The self-healing and elasticity of this gel is pretty amazing. I would have liked to have this as a commercialized option for my dog who in the last two years went through two separate surgeries to repair the doggie equivalent of a torn ACL.
What's amazing to me about these hydrogels is their damage tolerance. The ability to stretch a polymeric material many times its original length is not all that noteworthy, but the ability to stretch a polymeric material with a notch in it many times its original length is totally incredible.
Understanding the mechanisms behind the toughness and damage tolerance of these hydrogels could lead to the development of tough polymers for all kinds of applications.
With regard to cartilage replacement, biocompatibility may be a hurdle. One of the biggest difficulties with cartilage replacement therapies to date has been the body rejecting the new cartilage (even when it has been grown in the lab from the patient's own cells).
Dave, I agree. I found the technical discussion a bit dense, but the ability to stretch and recover, notch or no notch, is apparently due to a mix of strong and weak molecular integration and the (resulting?) crosslinked networks.
This is amazing and sorely needed. For some young patients who have had a lot of cartilage removed, the only other alternative to is to use cadaver cartilage or an artificial knee. One of my college-age sons is now in this situation. If there was an artificial alternative that wouldn't be rejected by the body, it would be a godsend.
Ann, that's a new and interesting technology. Most of the old peoples have severe pain in their knees due to the wear and tear in cartilages around and beneath the knee cap. Any idea how we can apply this to the knee.
Charles, now there are some magnetic therapy treatments are available for regeneration of cartilages. I know some of the patient who had undergone the treatment and feels better. But so far it is not proved or accepted by any medical council.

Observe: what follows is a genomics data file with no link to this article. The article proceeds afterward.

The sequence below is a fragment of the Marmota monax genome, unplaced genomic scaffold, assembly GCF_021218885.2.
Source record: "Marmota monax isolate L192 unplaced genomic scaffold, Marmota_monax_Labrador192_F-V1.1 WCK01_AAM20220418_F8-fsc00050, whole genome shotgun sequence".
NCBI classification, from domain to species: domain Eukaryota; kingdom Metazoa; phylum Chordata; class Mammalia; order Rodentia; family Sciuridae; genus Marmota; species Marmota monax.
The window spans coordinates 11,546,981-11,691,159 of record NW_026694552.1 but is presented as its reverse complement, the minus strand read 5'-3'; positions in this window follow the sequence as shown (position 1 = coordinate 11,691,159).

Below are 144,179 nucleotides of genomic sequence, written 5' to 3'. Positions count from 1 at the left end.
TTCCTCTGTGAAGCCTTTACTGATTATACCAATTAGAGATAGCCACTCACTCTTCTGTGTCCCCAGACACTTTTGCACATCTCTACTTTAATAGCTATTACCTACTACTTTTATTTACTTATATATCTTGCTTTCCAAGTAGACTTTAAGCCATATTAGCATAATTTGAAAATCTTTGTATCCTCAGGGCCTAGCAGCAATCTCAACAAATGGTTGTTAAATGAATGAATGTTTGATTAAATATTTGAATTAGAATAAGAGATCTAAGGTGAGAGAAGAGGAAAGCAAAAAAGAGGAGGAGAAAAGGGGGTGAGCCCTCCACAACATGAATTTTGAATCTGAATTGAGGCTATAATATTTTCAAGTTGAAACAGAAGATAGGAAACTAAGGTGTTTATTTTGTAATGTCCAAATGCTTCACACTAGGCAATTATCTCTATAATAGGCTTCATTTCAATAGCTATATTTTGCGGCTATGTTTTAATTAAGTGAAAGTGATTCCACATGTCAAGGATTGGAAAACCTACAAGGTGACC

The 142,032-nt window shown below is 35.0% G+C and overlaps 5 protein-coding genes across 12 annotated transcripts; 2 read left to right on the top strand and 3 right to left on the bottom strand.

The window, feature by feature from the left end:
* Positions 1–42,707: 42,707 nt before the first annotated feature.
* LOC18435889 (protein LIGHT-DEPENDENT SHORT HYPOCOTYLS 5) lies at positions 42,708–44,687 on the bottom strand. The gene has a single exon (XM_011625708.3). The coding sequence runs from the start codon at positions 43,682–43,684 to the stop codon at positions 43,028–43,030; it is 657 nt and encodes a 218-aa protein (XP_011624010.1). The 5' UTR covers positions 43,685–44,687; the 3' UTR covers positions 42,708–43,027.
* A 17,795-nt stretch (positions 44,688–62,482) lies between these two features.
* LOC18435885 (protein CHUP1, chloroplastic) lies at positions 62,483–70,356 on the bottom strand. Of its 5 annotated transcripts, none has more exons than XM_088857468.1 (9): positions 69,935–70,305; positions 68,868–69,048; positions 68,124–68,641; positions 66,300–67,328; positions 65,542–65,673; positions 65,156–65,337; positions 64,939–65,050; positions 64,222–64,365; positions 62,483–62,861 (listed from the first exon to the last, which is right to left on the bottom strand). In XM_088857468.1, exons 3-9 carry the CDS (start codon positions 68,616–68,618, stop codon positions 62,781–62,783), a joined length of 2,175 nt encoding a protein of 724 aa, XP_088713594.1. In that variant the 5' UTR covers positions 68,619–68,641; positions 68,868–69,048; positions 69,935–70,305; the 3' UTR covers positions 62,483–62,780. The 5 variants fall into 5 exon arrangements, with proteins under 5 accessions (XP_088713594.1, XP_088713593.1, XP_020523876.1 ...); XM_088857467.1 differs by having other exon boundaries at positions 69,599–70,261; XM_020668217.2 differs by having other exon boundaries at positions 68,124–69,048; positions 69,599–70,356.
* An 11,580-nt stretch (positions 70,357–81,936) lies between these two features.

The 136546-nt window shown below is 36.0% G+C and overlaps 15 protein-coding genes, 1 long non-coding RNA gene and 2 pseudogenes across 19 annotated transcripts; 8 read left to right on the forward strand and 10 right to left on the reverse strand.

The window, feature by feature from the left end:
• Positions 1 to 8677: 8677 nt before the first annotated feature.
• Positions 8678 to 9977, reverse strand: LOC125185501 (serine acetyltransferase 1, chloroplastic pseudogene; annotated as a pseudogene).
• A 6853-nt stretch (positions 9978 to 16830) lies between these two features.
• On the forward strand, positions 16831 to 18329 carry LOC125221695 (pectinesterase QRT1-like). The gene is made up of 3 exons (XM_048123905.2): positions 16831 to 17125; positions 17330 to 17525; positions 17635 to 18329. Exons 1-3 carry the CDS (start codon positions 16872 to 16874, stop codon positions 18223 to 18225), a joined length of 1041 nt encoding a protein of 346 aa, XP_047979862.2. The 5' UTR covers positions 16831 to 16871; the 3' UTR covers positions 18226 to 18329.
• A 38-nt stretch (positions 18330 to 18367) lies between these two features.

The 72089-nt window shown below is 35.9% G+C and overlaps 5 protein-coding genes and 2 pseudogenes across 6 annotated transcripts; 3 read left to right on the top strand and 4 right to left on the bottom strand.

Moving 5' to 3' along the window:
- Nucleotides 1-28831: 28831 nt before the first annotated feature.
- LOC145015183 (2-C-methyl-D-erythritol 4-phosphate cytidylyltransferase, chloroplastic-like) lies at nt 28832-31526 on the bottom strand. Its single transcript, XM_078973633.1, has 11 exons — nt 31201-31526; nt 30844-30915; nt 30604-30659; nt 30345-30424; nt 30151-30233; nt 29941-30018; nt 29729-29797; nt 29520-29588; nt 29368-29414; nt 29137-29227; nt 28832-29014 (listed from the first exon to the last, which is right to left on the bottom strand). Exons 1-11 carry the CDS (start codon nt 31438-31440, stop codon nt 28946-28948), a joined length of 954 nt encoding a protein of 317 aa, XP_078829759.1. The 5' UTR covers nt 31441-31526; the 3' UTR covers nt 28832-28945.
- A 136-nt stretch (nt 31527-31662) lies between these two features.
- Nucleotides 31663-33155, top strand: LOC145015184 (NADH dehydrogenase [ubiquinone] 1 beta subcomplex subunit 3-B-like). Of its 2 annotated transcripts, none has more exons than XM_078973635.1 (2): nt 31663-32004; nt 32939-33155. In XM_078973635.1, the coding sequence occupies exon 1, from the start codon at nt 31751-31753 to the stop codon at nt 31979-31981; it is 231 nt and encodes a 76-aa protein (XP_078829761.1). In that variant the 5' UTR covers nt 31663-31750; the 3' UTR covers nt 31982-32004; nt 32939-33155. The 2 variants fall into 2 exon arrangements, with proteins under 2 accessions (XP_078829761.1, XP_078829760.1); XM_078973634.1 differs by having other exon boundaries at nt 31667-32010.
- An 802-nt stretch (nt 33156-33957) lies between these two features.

Why would the biggest connector company in the world design and build the first fully functional 3D-printed motorcycle? To show TE Connectivity's engineers what the technology can really do in making working load-bearing production parts, and free up their thinking when approaching design problems.
In his keynote address at the RAPID 2015 conference last week, Made In Space CTO Jason Dunn gave an update on how far his company and co-development partner NASA have come in their quest to bring 3D printing to the space station -- and beyond.
A composite based on a high-performance PEEK-like resin we told you about two years ago when it was still in R&D has now been licensed by the US Naval Research Laboratory (NRL) for commercial manufacturing.
Focus on Fundamentals consists of 45-minute on-line classes that cover a host of technologies. You learn without leaving the comfort of your desk. All classes are taught by subject-matter experts and all are archived. So if you can't attend live, attend at your convenience.